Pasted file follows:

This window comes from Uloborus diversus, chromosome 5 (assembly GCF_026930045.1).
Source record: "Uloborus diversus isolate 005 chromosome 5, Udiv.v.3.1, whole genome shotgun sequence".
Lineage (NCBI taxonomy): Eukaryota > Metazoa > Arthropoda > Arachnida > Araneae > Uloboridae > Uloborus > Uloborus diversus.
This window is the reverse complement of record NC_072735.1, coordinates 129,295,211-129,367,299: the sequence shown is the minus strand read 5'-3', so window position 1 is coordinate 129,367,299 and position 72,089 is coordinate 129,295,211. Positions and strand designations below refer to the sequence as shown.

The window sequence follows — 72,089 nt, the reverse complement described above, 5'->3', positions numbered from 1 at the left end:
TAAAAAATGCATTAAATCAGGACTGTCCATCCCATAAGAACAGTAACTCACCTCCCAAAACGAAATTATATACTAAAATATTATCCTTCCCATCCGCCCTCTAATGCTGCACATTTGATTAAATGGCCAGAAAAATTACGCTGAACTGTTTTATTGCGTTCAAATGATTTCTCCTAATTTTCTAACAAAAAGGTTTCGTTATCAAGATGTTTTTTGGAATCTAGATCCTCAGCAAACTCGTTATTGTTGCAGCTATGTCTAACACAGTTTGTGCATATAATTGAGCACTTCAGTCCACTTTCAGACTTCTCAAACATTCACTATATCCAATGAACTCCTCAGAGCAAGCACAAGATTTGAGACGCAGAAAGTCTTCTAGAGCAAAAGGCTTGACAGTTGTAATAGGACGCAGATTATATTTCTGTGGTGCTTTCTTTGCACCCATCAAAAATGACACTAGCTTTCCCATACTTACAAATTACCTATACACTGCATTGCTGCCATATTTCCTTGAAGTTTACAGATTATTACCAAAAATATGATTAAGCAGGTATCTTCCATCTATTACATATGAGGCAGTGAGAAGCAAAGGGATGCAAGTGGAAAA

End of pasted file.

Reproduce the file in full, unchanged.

This window comes from Uloborus diversus, chromosome 5 (assembly GCF_026930045.1).
Source record: "Uloborus diversus isolate 005 chromosome 5, Udiv.v.3.1, whole genome shotgun sequence".
Lineage (NCBI taxonomy): Eukaryota > Metazoa > Arthropoda > Arachnida > Araneae > Uloboridae > Uloborus > Uloborus diversus.
This window is the reverse complement of record NC_072735.1, coordinates 129,295,211-129,367,299: the sequence shown is the minus strand read 5'-3', so window position 1 is coordinate 129,367,299 and position 72,089 is coordinate 129,295,211. Positions and strand designations below refer to the sequence as shown.

The window sequence follows — 72,089 nt, the reverse complement described above, 5'->3', positions numbered from 1 at the left end:
TAAAAAATGCATTAAATCAGGACTGTCCATCCCATAAGAACAGTAACTCACCTCCCAAAACGAAATTATATACTAAAATATTATCCTTCCCATCCGCCCTCTAATGCTGCACATTTGATTAAATGGCCAGAAAAATTACGCTGAACTGTTTTATTGCGTTCAAATGATTTCTCCTAATTTTCTAACAAAAAGGTTTCGTTATCAAGATGTTTTTTGGAATCTAGATCCTCAGCAAACTCGTTATTGTTGCAGCTATGTCTAACACAGTTTGTGCATATAATTGAGCACTTCAGTCCACTTTCAGACTTCTCAAACATTCACTATATCCAATGAACTCCTCAGAGCAAGCACAAGATTTGAGACGCAGAAAGTCTTCTAGAGCAAAAGGCTTGACAGTTGTAATAGGACGCAGATTATATTTCTGTGGTGCTTTCTTTGCACCCATCAAAAATGACACTAGCTTTCCCATACTTACAAATTACCTATACACTGCATTGCTGCCATATTTCCTTGAAGTTTACAGATTATTACCAAAAATATGATTAAGCAGGTATCTTCCATCTATTACATATGAGGCAGTGAGAAGCAAAGGGATGCAAGTGGAAAA